Kotlin for .NET

There have been a few discussions on this, notably here:

mainly discussing whether or not there is a requirement for Kotlin on .NET.

I’m more interested in a different angle: is it feasible?

In Saxon we have a product written in Java that is increasingly moving onto other platforms (.NET, JS, native) using a variety of technologies, and involving more code forking than we would like. If we could migrate our code to Kotlin and target all those four platforms it would be an enormous step forward. We’re not interested here in whether Kotlin can complete against other .NET-only languages; its unique-selling-point would be multi-platform targeting, and there’s really nothing else that can do that. We’re having to rethink our .NET strategy because of the demise of IKVM, and because IKVM never did and never will support .NET Core.

If we offered to fund the development, with the aim of releasing something as open source, would we find someone interested in doing it? If you think it can be done and you think it’s an interesting project, then let us know and we can talk about it.

I think that in theory it is quite possible. CLR byte code is not so different from JVM and as far as I remember, memory model is also similar. But the main question is how much will it cost. You need to create a new compiler for it. Probably it would be easier to invest in general replacement of IKVM. It would both allow to run kotlin on .NET via bytecode translation and run plain old java programs as well.

I would imagine there’s a lot of information available if you work from source that’s lost if you work from bytecode, so a code-generator backend for CLR could do a better job that generating Java bytecode and then converting. In particular, you could re-target a lot of the commonly-used APIs (such as collection classes and I/O classes) onto .NET equivalents.

You have a point, but still it is a question of price. It would be the same for both cases, but there are much more people, wanting to invest in general JVM to CLR transformer than people wanting only kotlin.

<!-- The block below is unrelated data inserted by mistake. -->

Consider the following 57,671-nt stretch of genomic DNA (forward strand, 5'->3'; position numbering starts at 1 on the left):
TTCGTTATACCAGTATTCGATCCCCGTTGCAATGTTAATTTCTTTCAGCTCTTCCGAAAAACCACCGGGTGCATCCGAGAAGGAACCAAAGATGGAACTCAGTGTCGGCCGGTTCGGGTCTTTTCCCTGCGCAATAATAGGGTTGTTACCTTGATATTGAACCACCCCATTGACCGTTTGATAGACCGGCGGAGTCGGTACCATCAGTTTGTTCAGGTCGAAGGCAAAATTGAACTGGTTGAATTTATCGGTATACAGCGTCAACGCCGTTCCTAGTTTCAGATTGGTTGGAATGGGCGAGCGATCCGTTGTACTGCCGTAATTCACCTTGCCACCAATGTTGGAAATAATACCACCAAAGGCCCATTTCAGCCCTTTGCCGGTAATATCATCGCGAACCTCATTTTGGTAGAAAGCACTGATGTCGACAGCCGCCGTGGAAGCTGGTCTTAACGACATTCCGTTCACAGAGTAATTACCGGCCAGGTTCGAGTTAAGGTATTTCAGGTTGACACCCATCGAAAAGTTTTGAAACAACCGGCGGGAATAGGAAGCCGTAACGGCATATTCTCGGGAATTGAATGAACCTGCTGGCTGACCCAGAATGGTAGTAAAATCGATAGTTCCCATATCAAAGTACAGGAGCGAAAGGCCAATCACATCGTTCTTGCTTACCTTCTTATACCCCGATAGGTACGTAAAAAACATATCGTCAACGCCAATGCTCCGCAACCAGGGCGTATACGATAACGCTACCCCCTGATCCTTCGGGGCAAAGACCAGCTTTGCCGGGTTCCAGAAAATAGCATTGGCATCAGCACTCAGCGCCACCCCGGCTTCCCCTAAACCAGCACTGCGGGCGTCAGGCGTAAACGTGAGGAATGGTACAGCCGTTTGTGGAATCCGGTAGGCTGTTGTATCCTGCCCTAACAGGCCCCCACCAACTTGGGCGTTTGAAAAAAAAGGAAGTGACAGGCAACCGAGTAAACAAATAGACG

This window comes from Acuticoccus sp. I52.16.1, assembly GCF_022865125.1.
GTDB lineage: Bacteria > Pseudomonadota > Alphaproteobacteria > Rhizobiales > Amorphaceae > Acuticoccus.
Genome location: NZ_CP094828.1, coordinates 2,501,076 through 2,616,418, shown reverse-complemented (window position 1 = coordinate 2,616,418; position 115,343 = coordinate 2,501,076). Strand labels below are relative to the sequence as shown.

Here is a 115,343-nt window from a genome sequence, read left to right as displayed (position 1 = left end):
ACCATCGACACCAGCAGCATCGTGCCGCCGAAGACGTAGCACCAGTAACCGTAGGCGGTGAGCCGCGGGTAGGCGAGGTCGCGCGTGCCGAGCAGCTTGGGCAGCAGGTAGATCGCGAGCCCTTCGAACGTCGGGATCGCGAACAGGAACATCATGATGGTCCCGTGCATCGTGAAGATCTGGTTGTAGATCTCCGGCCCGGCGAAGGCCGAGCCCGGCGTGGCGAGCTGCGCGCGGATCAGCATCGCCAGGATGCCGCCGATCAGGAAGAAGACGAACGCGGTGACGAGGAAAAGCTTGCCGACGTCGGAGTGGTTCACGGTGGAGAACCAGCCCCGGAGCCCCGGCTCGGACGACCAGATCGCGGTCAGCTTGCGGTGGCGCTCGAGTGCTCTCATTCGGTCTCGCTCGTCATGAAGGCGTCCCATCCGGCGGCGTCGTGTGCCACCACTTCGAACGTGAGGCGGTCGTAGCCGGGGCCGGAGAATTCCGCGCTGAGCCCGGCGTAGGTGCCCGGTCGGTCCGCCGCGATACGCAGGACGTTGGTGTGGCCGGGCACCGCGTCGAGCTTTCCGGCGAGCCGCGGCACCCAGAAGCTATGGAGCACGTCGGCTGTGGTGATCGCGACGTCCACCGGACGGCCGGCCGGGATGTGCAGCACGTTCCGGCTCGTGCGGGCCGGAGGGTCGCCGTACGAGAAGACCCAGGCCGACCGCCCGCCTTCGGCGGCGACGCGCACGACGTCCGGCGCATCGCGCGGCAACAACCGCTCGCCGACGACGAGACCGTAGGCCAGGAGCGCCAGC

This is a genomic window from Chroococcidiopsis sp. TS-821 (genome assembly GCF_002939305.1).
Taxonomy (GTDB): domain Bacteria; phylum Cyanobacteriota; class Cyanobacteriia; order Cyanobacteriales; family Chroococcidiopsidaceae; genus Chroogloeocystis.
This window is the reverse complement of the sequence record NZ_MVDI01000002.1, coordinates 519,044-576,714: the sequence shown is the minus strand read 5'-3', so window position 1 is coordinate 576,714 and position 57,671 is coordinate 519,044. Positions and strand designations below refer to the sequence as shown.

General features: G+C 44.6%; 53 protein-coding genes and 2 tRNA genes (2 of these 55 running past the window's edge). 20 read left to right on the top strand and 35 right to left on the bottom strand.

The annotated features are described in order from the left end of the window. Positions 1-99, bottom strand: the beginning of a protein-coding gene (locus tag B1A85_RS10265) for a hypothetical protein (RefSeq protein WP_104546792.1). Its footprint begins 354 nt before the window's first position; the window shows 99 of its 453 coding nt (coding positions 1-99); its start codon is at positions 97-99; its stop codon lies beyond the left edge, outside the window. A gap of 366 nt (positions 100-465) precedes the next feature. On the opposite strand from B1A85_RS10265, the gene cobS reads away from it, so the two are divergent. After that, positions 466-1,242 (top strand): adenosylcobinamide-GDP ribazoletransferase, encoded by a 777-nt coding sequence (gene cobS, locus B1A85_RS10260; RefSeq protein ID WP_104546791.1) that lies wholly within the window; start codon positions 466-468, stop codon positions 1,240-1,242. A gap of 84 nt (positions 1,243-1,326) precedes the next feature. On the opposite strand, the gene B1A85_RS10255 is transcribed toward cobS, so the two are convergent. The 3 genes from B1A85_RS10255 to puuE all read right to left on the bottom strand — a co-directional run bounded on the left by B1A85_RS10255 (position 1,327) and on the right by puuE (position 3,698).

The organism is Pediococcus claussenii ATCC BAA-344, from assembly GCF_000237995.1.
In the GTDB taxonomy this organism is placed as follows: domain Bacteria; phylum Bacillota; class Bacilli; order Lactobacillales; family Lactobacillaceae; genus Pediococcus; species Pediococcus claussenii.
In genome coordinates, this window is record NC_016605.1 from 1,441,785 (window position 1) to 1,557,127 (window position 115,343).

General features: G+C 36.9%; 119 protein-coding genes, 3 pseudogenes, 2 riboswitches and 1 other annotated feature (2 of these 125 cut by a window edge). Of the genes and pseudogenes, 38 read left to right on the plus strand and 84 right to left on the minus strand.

You do not need direct CLR code generation to retarget API. If you have a way to reference those API from platform-declaration (kotlin IR wrappers or whatever), then it does not matter, how actual byte-code transformation goes. Of course, CLR has some features that JVM does not (like reified generics).


I have experience in compilers, code converters and IL bytecode and find such effort interesting. I also believe Kotlin is superior to other languages including C# with Rider in terms of productivity, but also that the .NET platform is far better than the JVM one (bytecode, API design, and optimization), specially while project Valhalla is taking that long.

Some OSS projects covering these areas I created in the past:

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Looks interesting! Drop us a note - mike at saxonica.com - and we’ll discuss.

Isn’t there a problem with the license for java standard library or something which you can’t avoid when you have any jvm bytecode you want to transform? I thought that was one of the reasons why k/n doesn’t support jvm-libs. Why would this be different with a JVM to CLR transformer?

What do you think you would need to do that isn’t allowed by the Java or OpenJDK licenses?

After looking into it again I can’t really find anything. Maybe I just imagined it. I mean there was this big lawsuit between Google and Oracle, but that went in favor of creating custom versions of the jvm. And I thought that JetBrains decided to not create a jvm transpiler for some legal reason, but I can’t find anything about it anywhere. So I guess just ignore my earlier comment :wink:

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As far as I can tell, Kotlin common runtime could be implemented easily with .NET API (kotlin package), and then you can just use .NET APIs from Kotlin, no Oracle’s API or Bytecode involved at all in that process.


If Kotlin can do to C# what it did for Java that would be amazing. It would make using Unity3D so much nicer. Plus you could easily port your game logic to run server side on the JVM.

The biggest issues I see from a users perspective would be surfacing and interfacing with C# struts.

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